Should Businesses Allow Access to Social Media At Work?
In a world where social media is our connection to our friends, family, acquaintances and business contacts, as employers, should we restrict the use of social media at work? Read on to find out more, and/or vote on our facebook page http://www.facebook.com/HallofFameMarketing and give us your thoughts.
As employees, do we believe we should have access to social media whilst at work? Initially, employers only really had to deal with the use of mobile phones in the work place for access to SMS and MMS messaging. They now have to worry about accessing mobile phones for social media use and general entertainment.
Whilst it is easy to develop and monitor mobile phone use at work, for staff that have access to a computer at work, it is a more difficult equation. It’s tempting for management to restrict and prohibit employees from accessing social networking sites. They don’t want valuable time wasted. Many of my clients are grappling with developing and monitoring a social media policy for their staff. Some key questions are:
- Should staff be able to check/update their social media platform status at work?
- Is it acceptable to let staff use their work computer to play in the social media space (and/or play games) during their breaks?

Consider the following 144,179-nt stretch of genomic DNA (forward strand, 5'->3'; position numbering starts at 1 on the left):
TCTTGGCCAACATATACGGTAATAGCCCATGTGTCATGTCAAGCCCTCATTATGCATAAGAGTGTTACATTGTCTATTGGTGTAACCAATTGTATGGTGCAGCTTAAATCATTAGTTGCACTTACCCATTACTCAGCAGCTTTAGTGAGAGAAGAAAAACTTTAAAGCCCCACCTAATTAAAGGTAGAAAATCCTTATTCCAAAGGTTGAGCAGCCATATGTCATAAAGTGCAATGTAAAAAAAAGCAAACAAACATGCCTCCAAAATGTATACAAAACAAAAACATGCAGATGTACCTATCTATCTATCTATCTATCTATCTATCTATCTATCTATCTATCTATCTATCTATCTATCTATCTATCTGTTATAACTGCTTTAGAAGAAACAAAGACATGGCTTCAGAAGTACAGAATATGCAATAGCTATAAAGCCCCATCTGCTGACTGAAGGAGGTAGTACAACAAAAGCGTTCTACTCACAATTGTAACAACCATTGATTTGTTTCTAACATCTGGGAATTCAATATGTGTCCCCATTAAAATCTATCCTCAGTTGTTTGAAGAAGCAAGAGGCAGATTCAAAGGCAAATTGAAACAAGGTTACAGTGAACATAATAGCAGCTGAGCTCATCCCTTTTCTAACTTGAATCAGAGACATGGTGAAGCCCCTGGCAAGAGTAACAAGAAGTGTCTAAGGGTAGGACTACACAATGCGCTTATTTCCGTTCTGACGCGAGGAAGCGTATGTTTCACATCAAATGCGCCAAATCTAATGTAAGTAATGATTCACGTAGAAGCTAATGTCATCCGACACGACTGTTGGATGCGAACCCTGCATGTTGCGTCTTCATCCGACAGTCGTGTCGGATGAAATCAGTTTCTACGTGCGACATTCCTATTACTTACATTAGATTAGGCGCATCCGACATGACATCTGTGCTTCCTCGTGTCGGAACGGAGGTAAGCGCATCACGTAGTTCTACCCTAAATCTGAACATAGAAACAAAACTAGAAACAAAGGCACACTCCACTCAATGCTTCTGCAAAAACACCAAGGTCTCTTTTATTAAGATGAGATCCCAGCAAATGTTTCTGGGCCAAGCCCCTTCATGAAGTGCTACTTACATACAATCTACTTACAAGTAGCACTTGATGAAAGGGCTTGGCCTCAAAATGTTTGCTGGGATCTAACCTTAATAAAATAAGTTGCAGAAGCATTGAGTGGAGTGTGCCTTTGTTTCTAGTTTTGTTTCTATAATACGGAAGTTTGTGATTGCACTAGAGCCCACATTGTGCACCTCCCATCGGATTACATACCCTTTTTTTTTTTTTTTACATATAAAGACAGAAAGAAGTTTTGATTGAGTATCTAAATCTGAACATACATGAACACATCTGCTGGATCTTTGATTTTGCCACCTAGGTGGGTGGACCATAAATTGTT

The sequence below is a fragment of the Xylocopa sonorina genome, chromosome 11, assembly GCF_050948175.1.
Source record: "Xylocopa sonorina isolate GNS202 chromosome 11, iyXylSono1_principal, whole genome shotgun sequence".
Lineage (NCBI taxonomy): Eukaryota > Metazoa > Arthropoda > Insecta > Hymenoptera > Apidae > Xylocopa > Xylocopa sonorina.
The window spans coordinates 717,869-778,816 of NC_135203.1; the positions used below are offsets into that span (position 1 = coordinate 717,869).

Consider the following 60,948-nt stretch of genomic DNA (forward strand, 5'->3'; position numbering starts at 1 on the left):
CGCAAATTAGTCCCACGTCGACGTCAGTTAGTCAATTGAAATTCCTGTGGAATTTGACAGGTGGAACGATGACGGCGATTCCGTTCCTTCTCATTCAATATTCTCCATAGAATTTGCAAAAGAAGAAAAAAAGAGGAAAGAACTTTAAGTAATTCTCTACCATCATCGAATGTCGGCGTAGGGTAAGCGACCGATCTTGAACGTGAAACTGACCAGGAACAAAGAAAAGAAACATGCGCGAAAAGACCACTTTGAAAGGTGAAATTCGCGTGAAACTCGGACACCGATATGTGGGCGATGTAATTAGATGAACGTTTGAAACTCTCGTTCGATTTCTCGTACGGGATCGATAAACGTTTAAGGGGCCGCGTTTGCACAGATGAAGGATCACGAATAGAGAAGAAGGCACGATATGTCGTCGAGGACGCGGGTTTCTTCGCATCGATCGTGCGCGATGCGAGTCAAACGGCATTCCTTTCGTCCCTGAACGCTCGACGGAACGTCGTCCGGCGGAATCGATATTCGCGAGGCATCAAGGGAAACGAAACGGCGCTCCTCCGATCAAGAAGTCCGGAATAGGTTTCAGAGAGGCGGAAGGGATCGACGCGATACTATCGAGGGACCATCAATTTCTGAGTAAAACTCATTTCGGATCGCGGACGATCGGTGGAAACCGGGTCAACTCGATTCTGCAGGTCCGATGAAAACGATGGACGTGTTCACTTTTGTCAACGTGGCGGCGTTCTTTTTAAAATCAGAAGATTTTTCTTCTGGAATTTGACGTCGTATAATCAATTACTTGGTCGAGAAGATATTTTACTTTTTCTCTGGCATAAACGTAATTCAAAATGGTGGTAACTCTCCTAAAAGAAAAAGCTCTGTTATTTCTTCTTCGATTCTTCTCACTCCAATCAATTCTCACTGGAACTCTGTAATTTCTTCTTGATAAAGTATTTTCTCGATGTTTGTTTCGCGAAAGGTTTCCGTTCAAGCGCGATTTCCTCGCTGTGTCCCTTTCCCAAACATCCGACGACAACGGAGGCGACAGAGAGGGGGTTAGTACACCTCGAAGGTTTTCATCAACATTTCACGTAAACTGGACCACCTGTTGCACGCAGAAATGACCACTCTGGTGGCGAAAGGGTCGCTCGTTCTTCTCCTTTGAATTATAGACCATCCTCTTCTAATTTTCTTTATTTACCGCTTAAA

- How in-depth do we mandate in our social media policy as to what can and can’t be said?
- Do we have the resources to police such a mandate?
- For businesses where our staff can be a useful asset in helping build our brand, how do we optimise this opportunity with social media?
Where a computer is part of the daily work life of an employee, I believe it is worth developing and implementing a policy. Social media isn’t something you can ignore, and if you don’t have a policy (other than restricting it all together), you do not have grounds for disciplinary action if required.
Here are some basic recommendations when grappling with this issue:
- Don’t dictate that staff can’t ever talk about their job or check your networks from the office.
- You probably already have a policy covering breaks and using company resources such as e-mail landlines and mobile phones for personal use. Those can be applied nicely to your time spent on Facebook or Twitter or any social media sites.
- Provide some basic guidelines and what to say and not to say in social media with regards to the company.
- Get legal advise in terms of wording for a social media policy and be aware of your rights as an employer.
- Don’t abuse the privilege and be seen to be wasting time
- Don’t collect porn, pass on dirty jokes, links or sexy pictures
- Don’t play Farmville or any other games at work
- Don’t bag out your employer or work mates
- Don’t talk about clients on social media
- When developing and managing your own profile, always be mindful of who has access to your information and what image you are portraying.